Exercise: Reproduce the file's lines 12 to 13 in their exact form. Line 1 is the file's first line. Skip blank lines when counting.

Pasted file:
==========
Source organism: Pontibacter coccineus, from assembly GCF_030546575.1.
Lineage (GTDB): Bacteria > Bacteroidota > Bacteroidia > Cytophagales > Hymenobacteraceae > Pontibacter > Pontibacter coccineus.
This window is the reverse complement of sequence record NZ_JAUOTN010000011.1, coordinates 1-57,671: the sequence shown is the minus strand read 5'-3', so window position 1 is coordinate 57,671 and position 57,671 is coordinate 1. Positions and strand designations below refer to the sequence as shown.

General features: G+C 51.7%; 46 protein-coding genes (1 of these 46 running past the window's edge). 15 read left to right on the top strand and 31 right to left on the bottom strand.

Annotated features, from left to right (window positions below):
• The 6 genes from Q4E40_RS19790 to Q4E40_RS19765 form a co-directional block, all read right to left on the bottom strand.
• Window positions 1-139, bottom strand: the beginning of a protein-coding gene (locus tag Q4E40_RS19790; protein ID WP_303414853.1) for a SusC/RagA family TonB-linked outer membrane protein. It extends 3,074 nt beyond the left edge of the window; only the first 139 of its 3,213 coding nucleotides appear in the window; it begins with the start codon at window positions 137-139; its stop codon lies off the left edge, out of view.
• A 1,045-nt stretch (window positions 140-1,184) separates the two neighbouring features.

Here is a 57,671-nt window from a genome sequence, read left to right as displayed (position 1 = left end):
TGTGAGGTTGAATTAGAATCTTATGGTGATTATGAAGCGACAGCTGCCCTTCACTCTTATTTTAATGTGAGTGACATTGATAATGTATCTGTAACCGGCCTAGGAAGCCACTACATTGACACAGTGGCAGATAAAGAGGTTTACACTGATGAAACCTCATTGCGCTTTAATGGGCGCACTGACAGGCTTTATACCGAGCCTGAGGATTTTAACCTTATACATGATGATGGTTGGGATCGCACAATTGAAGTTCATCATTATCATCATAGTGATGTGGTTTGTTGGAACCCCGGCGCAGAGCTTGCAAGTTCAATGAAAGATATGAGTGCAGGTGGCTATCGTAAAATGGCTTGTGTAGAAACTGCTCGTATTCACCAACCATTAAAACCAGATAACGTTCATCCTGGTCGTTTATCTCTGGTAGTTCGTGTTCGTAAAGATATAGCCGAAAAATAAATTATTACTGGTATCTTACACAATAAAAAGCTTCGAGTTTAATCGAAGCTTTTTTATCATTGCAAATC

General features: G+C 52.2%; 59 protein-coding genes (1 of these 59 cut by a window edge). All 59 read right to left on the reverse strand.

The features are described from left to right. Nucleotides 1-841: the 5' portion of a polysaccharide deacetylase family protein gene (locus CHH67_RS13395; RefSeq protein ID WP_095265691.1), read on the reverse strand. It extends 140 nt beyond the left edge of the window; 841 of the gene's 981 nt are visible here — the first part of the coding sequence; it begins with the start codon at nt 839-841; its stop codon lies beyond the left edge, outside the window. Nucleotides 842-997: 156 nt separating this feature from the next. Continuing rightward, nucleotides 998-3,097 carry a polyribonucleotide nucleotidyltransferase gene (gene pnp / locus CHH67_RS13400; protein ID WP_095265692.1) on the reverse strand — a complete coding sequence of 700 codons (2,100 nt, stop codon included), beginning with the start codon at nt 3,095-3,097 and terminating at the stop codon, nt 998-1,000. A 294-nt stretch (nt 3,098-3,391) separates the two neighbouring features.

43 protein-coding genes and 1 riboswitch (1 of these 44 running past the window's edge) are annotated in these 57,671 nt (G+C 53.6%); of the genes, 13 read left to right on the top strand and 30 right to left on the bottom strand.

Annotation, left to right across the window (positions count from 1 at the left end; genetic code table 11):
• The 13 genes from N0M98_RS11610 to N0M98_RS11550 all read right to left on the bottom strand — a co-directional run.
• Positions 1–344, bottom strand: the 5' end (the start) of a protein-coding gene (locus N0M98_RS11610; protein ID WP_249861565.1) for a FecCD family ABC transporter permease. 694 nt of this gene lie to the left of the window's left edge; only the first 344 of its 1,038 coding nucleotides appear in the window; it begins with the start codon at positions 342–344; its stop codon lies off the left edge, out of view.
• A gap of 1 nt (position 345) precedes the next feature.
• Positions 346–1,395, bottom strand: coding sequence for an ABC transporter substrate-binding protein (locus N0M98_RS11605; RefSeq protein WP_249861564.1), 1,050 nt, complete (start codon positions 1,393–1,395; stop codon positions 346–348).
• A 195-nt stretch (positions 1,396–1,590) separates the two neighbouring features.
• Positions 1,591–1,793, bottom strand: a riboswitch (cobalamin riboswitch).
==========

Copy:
The features are described from left to right. Nucleotides 1-841: the 5' portion of a polysaccharide deacetylase family protein gene (locus CHH67_RS13395; RefSeq protein ID WP_095265691.1), read on the reverse strand. It extends 140 nt beyond the left edge of the window; 841 of the gene's 981 nt are visible here — the first part of the coding sequence; it begins with the start codon at nt 839-841; its stop codon lies beyond the left edge, outside the window. Nucleotides 842-997: 156 nt separating this feature from the next. Continuing rightward, nucleotides 998-3,097 carry a polyribonucleotide nucleotidyltransferase gene (gene pnp / locus CHH67_RS13400; protein ID WP_095265692.1) on the reverse strand — a complete coding sequence of 700 codons (2,100 nt, stop codon included), beginning with the start codon at nt 3,095-3,097 and terminating at the stop codon, nt 998-1,000. A 294-nt stretch (nt 3,098-3,391) separates the two neighbouring features.

43 protein-coding genes and 1 riboswitch (1 of these 44 running past the window's edge) are annotated in these 57,671 nt (G+C 53.6%); of the genes, 13 read left to right on the top strand and 30 right to left on the bottom strand.